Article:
If it was legal/decriminalized in the entire country wouldn't you be able to? Or would the military still not allow it?

Quoting UH60FtRucker (Reply 4):
I'd be willing to bet it's over 75%.

I'd guess it's probably close to 90%, including people who have only tried it once. I think fewer would admit it over the internet though, as I've seen a few posts on here saying why would they admit it.



Avoid hangovers, stay drunk.
User currently offlineNIKV69 From , joined Dec 1969, posts, RR:
Reply 9, posted (3 years 12 months 4 days 10 hours ago) and read 3455 times:

Quoting DocLightning (Thread starter):
I am of the opinion that the only way to end the drug wars is complete legalization of all recreational substances

I am in full agreement with Doc on this.


User currently offlineDocLightning From United States of America, joined Nov 2005, 19785 posts, RR: 59
Reply 10, posted (3 years 12 months 4 days 10 hours ago) and read 3454 times:

Quoting NIKV69 (Reply 9):

I am in full agreement with Doc on this.
*pinwheels backward, as if struck in the chest*

You are in full WHAT with me???   


User currently offlinePWM2TXLHopper From United States of America, joined Jan 2004, 1328 posts, RR: 1
Reply 11, posted (3 years 12 months 4 days 9 hours ago) and read 3442 times:

Quoting DocLightning (Thread starter):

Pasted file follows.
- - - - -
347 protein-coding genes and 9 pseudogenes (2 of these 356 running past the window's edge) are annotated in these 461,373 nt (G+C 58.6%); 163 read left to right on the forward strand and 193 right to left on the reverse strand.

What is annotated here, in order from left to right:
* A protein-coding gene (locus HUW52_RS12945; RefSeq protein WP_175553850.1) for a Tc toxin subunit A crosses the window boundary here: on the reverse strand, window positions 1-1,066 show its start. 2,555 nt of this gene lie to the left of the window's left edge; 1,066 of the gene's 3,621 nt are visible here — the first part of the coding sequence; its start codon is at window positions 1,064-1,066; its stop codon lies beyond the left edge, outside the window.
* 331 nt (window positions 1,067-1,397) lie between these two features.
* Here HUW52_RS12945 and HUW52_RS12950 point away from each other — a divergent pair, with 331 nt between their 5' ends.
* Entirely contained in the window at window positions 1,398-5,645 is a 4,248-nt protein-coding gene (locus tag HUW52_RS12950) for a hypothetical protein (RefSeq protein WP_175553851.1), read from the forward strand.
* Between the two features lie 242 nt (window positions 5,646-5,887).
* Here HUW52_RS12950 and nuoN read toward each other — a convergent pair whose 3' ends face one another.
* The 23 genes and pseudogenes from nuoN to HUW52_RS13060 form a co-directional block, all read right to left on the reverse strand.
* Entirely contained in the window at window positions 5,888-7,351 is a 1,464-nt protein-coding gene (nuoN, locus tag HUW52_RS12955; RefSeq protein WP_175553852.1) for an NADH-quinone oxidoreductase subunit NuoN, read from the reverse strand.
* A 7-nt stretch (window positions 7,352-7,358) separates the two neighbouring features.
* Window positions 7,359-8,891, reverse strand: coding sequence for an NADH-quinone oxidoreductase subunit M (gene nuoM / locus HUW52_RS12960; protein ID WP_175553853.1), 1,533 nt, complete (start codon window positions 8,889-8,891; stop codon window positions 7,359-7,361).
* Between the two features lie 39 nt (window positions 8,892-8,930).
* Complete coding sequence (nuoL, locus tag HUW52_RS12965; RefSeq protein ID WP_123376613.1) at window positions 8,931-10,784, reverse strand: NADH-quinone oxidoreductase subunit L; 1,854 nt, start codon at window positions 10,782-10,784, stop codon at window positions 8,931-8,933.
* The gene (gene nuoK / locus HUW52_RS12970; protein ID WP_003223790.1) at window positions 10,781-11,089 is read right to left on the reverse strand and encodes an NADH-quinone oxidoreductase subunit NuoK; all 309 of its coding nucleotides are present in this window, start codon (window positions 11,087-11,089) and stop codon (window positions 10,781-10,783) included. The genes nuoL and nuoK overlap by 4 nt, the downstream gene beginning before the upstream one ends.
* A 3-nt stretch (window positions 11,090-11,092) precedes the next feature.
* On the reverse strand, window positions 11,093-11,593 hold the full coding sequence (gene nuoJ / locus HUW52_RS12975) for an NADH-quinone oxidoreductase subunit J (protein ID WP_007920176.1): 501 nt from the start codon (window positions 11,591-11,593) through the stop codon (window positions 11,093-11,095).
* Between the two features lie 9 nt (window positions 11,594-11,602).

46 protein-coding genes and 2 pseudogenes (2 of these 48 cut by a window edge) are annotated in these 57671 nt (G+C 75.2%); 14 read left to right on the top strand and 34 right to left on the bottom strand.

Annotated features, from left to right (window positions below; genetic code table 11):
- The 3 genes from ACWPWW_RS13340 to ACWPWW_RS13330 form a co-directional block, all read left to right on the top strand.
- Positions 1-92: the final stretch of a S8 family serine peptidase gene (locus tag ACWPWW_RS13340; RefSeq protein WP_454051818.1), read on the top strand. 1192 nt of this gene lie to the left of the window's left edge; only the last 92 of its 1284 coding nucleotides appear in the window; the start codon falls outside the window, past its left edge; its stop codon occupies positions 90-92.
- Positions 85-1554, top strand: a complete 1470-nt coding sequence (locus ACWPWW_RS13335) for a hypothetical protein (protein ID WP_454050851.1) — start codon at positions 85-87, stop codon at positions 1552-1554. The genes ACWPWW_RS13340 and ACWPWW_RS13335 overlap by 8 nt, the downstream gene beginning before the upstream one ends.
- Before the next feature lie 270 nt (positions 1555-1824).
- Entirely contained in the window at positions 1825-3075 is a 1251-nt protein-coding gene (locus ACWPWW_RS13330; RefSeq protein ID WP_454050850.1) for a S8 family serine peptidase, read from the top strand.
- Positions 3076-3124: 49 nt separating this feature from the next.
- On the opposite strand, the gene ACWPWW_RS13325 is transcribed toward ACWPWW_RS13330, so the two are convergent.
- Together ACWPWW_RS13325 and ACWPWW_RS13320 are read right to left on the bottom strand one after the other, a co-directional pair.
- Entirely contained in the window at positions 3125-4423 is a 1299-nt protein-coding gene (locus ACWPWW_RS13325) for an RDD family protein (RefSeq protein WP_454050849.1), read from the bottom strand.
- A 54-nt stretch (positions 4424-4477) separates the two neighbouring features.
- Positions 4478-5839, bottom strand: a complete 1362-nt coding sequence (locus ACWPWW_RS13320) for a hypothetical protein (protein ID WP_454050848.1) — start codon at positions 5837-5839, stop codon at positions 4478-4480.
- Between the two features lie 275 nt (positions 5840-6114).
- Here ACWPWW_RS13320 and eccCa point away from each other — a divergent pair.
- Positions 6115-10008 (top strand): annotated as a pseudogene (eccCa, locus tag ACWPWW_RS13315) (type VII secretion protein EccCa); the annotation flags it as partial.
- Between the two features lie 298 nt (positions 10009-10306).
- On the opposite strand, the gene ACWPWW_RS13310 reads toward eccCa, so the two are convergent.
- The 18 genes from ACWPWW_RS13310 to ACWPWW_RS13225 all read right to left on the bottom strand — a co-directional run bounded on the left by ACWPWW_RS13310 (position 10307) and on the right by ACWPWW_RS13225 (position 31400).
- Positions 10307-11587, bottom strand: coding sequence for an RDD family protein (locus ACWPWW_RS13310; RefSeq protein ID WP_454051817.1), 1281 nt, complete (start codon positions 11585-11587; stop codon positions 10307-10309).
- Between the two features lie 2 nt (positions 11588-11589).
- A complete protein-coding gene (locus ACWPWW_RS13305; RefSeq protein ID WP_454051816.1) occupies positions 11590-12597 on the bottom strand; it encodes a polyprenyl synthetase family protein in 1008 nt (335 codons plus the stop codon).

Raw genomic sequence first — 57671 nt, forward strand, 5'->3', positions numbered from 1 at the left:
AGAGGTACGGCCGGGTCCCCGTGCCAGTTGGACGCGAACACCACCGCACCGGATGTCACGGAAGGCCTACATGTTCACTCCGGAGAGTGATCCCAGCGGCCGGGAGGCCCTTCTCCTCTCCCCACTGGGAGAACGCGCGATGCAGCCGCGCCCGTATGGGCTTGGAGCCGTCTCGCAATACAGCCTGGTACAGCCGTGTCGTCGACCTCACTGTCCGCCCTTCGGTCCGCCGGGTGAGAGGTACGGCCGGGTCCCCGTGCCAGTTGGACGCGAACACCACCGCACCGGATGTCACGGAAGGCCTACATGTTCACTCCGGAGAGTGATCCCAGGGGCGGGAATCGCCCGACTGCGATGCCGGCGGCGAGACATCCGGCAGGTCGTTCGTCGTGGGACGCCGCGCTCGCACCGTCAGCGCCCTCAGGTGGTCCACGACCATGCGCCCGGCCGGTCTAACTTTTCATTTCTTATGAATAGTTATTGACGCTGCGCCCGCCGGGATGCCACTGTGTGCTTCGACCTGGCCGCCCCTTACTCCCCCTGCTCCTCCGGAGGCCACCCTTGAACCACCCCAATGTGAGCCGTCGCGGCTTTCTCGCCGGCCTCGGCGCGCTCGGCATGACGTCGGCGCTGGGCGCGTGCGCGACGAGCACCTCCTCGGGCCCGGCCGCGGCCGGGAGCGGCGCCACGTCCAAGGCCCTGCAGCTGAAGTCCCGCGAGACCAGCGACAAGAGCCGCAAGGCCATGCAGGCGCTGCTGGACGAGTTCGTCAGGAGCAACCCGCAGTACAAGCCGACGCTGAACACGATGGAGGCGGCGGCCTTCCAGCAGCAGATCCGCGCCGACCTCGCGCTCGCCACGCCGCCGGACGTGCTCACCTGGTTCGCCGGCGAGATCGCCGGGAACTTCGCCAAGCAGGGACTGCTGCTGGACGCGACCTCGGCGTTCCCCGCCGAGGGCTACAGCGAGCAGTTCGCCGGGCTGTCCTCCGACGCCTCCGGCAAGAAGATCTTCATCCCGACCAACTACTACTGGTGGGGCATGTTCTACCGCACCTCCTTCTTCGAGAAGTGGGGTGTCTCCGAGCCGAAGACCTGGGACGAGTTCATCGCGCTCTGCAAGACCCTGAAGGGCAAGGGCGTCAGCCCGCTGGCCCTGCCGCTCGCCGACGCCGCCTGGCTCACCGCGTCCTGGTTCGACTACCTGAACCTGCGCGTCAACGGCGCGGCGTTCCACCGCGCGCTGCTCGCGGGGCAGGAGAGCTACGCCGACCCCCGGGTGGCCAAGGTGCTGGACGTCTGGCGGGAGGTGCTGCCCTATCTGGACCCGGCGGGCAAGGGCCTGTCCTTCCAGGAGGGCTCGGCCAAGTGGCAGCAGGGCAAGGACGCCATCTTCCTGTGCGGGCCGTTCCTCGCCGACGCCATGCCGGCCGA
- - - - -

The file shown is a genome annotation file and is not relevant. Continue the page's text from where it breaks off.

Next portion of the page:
Gov. Schwartzenegger signed SB 1449 which takes immediate effect. As of today, possession of one ounce of marijuana in California is a mere infraction, the same as a parking or speeding ticket.

I thought it was already essentially decriminallized in California? The last time I was out there, last year in Palm Springs, I asked a bouncer if I had to worry about getting arrested if I openly smoked on the street out front. He said no. As long as I had under an ounce, or some simliar amount, it was simply a summons and a fine. And personally, he said he didn't care and wouldn't call the cops or kick me out. Therefore, I just smoked openly that week when I was out at night. I'd just go out on the sidewalk. I tried to make sure there weren't strangers standing right next to me or walking by, but I wasn't all that concerened about hiding it, or being paranoid, either.

Then on the way back to the east coast, at LAX, I went and enjoyed a huge spliff on top of the parking garage before getting on the plane. I'm sure there must have been security cameras around? But I didn't have any problems. Figured if I got caught, within six hours, I'd be on the other side of the country, anyway? I'd just pay the fine by mail.